The effect of the irreversible acetylcholinesterase inhibitor diisopropylfluorophosphate (DFP) on mouse brain muscarinic acetylcholine receptors was assessed using the muscarinic antagonists [3H]N-methylscopolamine ([3H]NMS) and [3H]quinuclidinyl benzilate ([3H]QNB). No alteration in the maximal binding capacity (Bmax) or equilibrium dissociation constant (KD) was observed in brain homogenates obtained from mice 12 h after a single injection of DFP when [3H]NMS was employed as the ligand. However, one administration of DFP produced a 24 and 33% decrease in Bmax as measured by [3H]NMS binding after 18 and 24 h, respectively. A similar decrease in Bmax was found after two (31%) and three (29%) days of daily DFP treatment. On the other hand, Scatchard analysis using [3H]QNB binding in the brain revealed no difference in KD or Bmax between untreated and 24 h DFP-treated mice. Thus, there is a differential alteration in mouse brain muscarinic acetylcholine receptors using these two ligands which suggests that [3H]NMS binding sites are more sensitive to regulation following acute organophosphate administration.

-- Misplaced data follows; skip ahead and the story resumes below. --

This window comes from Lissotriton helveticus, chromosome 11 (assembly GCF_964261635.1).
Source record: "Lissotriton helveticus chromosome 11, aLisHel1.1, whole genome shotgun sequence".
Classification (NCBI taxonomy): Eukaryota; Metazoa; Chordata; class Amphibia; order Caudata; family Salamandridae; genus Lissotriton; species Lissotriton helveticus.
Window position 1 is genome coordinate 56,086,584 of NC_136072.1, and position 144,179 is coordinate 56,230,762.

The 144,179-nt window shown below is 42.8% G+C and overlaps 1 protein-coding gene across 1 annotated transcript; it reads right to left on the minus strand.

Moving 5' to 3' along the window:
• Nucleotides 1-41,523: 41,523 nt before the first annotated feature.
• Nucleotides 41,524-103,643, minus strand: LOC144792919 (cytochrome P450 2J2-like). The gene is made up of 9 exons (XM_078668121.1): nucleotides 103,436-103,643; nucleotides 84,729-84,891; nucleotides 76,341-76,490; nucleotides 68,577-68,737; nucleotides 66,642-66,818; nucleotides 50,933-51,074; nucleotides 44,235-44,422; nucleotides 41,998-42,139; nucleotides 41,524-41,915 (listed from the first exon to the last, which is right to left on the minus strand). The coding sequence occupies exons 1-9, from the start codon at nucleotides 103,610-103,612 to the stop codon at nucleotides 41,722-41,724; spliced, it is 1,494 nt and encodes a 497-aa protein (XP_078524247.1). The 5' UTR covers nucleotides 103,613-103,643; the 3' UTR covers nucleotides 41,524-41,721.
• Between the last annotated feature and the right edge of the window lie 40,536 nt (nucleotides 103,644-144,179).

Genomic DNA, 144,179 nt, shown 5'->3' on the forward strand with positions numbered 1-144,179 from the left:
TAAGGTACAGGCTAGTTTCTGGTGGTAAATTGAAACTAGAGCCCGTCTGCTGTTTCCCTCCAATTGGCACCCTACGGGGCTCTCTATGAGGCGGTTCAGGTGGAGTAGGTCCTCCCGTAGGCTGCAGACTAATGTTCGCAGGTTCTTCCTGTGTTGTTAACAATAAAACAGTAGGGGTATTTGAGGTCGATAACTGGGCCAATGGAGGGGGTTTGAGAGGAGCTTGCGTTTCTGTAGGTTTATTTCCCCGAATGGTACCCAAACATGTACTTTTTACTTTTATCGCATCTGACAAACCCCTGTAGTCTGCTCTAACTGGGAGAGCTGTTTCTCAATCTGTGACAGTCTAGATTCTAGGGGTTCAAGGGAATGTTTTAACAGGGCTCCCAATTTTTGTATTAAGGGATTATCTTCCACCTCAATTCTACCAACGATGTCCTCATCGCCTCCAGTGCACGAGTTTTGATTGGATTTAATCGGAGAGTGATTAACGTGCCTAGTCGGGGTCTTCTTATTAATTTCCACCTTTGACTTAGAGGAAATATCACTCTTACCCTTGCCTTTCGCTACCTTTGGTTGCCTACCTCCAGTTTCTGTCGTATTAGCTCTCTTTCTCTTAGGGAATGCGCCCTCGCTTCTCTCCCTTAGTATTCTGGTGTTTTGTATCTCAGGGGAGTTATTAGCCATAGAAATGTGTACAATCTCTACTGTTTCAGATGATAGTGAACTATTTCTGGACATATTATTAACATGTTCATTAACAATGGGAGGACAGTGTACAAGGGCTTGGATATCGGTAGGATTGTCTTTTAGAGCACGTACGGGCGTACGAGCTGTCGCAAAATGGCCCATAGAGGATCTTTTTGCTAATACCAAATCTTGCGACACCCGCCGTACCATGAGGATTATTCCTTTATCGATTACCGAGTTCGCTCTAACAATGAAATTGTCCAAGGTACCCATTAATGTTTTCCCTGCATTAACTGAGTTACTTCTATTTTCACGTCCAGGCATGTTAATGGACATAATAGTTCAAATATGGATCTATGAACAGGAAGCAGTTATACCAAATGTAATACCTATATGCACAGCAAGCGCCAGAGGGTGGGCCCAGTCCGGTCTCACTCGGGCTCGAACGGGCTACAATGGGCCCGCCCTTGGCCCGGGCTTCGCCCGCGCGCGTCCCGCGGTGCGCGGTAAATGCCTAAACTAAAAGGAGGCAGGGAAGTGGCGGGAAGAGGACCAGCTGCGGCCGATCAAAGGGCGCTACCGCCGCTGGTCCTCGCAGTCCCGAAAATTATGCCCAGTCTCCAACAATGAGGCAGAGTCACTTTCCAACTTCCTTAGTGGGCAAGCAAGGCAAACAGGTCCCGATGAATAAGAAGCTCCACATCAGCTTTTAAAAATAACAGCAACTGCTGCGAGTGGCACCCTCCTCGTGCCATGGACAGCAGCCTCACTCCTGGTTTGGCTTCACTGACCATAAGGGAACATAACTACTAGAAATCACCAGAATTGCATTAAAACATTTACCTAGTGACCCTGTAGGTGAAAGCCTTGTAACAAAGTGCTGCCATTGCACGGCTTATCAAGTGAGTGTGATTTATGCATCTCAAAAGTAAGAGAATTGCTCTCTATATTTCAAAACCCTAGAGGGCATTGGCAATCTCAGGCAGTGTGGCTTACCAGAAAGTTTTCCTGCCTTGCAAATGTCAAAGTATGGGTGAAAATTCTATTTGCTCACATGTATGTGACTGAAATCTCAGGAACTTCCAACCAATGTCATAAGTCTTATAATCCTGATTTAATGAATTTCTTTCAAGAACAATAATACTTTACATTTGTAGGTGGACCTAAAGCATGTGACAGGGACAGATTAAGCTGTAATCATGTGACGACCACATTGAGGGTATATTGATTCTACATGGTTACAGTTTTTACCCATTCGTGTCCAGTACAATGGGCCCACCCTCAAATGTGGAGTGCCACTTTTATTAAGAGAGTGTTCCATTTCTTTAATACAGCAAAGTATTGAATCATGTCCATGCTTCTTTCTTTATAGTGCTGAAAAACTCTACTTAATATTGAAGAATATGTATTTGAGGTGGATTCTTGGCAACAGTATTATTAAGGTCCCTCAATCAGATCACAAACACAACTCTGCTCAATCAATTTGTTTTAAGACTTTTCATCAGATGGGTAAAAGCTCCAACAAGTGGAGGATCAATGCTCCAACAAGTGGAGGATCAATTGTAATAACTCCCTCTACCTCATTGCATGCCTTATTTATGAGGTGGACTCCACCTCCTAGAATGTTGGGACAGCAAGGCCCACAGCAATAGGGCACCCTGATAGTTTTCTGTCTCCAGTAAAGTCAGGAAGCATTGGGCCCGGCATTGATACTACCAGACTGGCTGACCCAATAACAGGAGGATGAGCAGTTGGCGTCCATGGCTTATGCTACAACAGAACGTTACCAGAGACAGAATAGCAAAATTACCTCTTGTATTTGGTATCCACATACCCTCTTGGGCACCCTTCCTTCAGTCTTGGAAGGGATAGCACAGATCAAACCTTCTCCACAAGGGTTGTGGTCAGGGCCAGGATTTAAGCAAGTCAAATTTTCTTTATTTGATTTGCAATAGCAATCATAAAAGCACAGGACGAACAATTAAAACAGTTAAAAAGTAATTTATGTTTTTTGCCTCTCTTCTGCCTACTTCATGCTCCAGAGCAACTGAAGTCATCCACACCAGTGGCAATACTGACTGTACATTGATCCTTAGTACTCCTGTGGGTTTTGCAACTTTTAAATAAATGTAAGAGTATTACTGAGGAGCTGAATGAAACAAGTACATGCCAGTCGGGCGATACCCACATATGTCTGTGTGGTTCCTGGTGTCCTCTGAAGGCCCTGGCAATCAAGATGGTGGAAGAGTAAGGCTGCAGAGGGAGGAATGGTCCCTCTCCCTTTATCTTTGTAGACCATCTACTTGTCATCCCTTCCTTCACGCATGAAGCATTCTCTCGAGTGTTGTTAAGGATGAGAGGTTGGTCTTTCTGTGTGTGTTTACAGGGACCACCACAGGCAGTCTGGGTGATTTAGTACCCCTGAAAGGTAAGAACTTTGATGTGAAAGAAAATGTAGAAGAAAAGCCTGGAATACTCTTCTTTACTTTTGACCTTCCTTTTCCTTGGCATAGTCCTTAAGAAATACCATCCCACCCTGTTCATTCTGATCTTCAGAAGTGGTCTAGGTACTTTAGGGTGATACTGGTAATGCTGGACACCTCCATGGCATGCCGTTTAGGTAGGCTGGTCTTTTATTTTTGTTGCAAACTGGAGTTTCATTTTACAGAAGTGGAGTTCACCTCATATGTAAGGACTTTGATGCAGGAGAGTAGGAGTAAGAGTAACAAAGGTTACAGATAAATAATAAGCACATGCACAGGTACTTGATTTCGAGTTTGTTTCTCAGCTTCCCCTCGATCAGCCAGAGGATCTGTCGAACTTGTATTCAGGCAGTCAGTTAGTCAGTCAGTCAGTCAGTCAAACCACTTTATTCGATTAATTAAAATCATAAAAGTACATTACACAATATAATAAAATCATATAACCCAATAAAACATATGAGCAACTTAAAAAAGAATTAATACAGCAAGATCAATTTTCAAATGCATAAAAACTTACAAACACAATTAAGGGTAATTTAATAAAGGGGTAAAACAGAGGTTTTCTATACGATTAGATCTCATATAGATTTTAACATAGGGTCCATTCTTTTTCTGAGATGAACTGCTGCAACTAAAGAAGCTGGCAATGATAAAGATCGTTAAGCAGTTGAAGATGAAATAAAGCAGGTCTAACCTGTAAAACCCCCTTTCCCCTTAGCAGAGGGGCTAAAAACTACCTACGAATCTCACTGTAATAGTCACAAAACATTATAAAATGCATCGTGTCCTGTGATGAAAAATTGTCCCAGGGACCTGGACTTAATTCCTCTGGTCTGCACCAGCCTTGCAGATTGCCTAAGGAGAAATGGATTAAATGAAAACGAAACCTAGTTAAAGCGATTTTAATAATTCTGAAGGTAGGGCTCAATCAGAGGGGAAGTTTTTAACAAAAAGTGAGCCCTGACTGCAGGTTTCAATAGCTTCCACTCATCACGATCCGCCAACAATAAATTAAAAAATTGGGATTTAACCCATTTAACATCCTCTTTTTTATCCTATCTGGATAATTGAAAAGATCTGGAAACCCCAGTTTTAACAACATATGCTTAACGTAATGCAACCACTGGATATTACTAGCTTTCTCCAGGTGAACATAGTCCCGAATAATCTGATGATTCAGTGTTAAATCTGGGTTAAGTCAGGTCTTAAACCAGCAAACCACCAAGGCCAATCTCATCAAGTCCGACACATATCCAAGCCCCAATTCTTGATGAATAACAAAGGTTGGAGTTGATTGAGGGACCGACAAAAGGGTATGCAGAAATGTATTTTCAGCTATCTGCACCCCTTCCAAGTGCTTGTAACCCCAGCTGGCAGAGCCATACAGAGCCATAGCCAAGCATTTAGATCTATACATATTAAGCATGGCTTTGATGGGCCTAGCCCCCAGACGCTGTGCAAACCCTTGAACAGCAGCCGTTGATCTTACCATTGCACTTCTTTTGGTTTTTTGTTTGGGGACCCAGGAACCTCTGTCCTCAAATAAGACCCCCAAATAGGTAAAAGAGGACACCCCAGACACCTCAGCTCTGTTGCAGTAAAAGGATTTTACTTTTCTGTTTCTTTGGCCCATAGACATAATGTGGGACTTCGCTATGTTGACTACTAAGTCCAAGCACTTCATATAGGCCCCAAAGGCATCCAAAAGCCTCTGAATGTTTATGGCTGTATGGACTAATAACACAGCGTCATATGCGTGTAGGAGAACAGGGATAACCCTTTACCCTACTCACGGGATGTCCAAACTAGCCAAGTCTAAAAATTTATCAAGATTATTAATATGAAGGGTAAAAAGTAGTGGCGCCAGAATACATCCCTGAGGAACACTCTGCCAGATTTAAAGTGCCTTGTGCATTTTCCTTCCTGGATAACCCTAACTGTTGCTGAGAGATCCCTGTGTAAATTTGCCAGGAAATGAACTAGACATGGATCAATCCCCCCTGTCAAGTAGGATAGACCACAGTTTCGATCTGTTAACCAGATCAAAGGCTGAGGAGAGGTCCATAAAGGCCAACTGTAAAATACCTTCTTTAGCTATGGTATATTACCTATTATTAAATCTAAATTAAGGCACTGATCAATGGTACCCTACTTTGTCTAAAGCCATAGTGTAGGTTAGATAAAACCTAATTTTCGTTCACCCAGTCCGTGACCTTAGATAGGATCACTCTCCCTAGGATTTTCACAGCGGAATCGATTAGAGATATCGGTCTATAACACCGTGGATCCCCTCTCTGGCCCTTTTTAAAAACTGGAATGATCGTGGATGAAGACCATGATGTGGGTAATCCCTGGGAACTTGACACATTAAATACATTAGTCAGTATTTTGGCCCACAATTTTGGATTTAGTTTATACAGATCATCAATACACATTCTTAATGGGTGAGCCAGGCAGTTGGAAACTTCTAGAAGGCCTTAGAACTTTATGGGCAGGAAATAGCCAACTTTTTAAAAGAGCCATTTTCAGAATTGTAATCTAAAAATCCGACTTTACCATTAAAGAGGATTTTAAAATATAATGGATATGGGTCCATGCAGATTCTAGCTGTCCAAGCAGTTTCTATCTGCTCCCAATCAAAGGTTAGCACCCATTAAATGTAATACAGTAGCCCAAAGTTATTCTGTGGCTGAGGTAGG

Bibliographical noteFunding Information:
* Supported by a contract from the U.S. Army Research Office (DAAG-29-85-K-0123). * Recipient of a Research Career Development Award from the National Institutes of Health (AG-00344). To whom all correspondence should be addressed,
- Muscarinic receptors